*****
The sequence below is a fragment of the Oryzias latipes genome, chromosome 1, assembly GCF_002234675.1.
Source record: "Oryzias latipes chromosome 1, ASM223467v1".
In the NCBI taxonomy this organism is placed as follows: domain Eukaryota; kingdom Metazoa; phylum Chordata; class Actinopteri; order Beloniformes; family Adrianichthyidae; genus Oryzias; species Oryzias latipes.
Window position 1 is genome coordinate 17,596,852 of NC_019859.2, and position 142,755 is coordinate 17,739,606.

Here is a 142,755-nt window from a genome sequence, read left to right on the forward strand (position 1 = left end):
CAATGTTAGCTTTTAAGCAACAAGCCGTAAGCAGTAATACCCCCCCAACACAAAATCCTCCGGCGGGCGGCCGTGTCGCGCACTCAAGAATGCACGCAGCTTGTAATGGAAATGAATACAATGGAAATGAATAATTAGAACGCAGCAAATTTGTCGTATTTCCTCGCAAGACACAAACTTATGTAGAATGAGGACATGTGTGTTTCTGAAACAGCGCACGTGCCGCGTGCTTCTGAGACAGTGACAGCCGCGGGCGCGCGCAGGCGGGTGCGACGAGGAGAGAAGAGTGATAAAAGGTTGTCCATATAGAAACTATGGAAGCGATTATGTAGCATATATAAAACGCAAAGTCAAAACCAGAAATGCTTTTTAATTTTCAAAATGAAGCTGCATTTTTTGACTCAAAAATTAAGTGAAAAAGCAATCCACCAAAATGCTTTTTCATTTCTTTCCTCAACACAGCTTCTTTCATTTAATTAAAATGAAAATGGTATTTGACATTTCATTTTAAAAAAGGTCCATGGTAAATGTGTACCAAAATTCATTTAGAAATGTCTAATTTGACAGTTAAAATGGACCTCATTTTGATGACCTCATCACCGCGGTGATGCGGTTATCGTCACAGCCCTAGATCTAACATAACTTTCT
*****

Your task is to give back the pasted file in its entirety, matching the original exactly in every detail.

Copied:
The sequence below is a fragment of the Oryzias latipes genome, chromosome 1, assembly GCF_002234675.1.
Source record: "Oryzias latipes chromosome 1, ASM223467v1".
In the NCBI taxonomy this organism is placed as follows: domain Eukaryota; kingdom Metazoa; phylum Chordata; class Actinopteri; order Beloniformes; family Adrianichthyidae; genus Oryzias; species Oryzias latipes.
Window position 1 is genome coordinate 17,596,852 of NC_019859.2, and position 142,755 is coordinate 17,739,606.

Here is a 142,755-nt window from a genome sequence, read left to right on the forward strand (position 1 = left end):
CAATGTTAGCTTTTAAGCAACAAGCCGTAAGCAGTAATACCCCCCCAACACAAAATCCTCCGGCGGGCGGCCGTGTCGCGCACTCAAGAATGCACGCAGCTTGTAATGGAAATGAATACAATGGAAATGAATAATTAGAACGCAGCAAATTTGTCGTATTTCCTCGCAAGACACAAACTTATGTAGAATGAGGACATGTGTGTTTCTGAAACAGCGCACGTGCCGCGTGCTTCTGAGACAGTGACAGCCGCGGGCGCGCGCAGGCGGGTGCGACGAGGAGAGAAGAGTGATAAAAGGTTGTCCATATAGAAACTATGGAAGCGATTATGTAGCATATATAAAACGCAAAGTCAAAACCAGAAATGCTTTTTAATTTTCAAAATGAAGCTGCATTTTTTGACTCAAAAATTAAGTGAAAAAGCAATCCACCAAAATGCTTTTTCATTTCTTTCCTCAACACAGCTTCTTTCATTTAATTAAAATGAAAATGGTATTTGACATTTCATTTTAAAAAAGGTCCATGGTAAATGTGTACCAAAATTCATTTAGAAATGTCTAATTTGACAGTTAAAATGGACCTCATTTTGATGACCTCATCACCGCGGTGATGCGGTTATCGTCACAGCCCTAGATCTAACATAACTTTCT